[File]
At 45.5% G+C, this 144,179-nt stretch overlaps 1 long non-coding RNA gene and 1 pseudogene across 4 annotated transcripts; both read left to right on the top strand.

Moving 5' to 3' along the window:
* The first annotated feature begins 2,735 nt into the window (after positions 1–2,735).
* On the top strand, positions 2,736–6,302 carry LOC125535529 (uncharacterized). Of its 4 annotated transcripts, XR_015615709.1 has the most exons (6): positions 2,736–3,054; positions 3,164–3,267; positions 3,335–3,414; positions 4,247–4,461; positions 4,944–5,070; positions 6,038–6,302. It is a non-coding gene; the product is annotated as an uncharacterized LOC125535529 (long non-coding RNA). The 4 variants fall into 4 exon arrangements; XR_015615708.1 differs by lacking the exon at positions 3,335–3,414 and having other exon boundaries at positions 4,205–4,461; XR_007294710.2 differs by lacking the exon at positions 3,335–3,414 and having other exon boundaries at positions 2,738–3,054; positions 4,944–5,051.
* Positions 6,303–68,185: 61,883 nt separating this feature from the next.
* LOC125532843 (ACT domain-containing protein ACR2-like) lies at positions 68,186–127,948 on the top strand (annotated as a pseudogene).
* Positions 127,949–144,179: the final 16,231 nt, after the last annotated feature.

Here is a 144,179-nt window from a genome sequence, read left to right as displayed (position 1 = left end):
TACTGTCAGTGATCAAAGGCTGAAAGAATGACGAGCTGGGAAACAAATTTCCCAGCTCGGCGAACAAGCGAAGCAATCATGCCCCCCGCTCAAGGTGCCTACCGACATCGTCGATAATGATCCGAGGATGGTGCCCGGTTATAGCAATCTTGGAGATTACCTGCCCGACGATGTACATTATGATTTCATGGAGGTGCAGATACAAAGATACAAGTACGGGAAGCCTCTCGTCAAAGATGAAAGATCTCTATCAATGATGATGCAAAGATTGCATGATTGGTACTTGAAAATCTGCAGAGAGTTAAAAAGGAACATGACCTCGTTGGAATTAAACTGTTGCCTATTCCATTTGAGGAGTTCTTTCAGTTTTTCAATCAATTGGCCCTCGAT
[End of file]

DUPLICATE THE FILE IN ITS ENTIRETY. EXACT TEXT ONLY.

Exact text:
At 45.5% G+C, this 144,179-nt stretch overlaps 1 long non-coding RNA gene and 1 pseudogene across 4 annotated transcripts; both read left to right on the top strand.

Moving 5' to 3' along the window:
* The first annotated feature begins 2,735 nt into the window (after positions 1–2,735).
* On the top strand, positions 2,736–6,302 carry LOC125535529 (uncharacterized). Of its 4 annotated transcripts, XR_015615709.1 has the most exons (6): positions 2,736–3,054; positions 3,164–3,267; positions 3,335–3,414; positions 4,247–4,461; positions 4,944–5,070; positions 6,038–6,302. It is a non-coding gene; the product is annotated as an uncharacterized LOC125535529 (long non-coding RNA). The 4 variants fall into 4 exon arrangements; XR_015615708.1 differs by lacking the exon at positions 3,335–3,414 and having other exon boundaries at positions 4,205–4,461; XR_007294710.2 differs by lacking the exon at positions 3,335–3,414 and having other exon boundaries at positions 2,738–3,054; positions 4,944–5,051.
* Positions 6,303–68,185: 61,883 nt separating this feature from the next.
* LOC125532843 (ACT domain-containing protein ACR2-like) lies at positions 68,186–127,948 on the top strand (annotated as a pseudogene).
* Positions 127,949–144,179: the final 16,231 nt, after the last annotated feature.

Here is a 144,179-nt window from a genome sequence, read left to right as displayed (position 1 = left end):
TACTGTCAGTGATCAAAGGCTGAAAGAATGACGAGCTGGGAAACAAATTTCCCAGCTCGGCGAACAAGCGAAGCAATCATGCCCCCCGCTCAAGGTGCCTACCGACATCGTCGATAATGATCCGAGGATGGTGCCCGGTTATAGCAATCTTGGAGATTACCTGCCCGACGATGTACATTATGATTTCATGGAGGTGCAGATACAAAGATACAAGTACGGGAAGCCTCTCGTCAAAGATGAAAGATCTCTATCAATGATGATGCAAAGATTGCATGATTGGTACTTGAAAATCTGCAGAGAGTTAAAAAGGAACATGACCTCGTTGGAATTAAACTGTTGCCTATTCCATTTGAGGAGTTCTTTCAGTTTTTCAATCAATTGGCCCTCGAT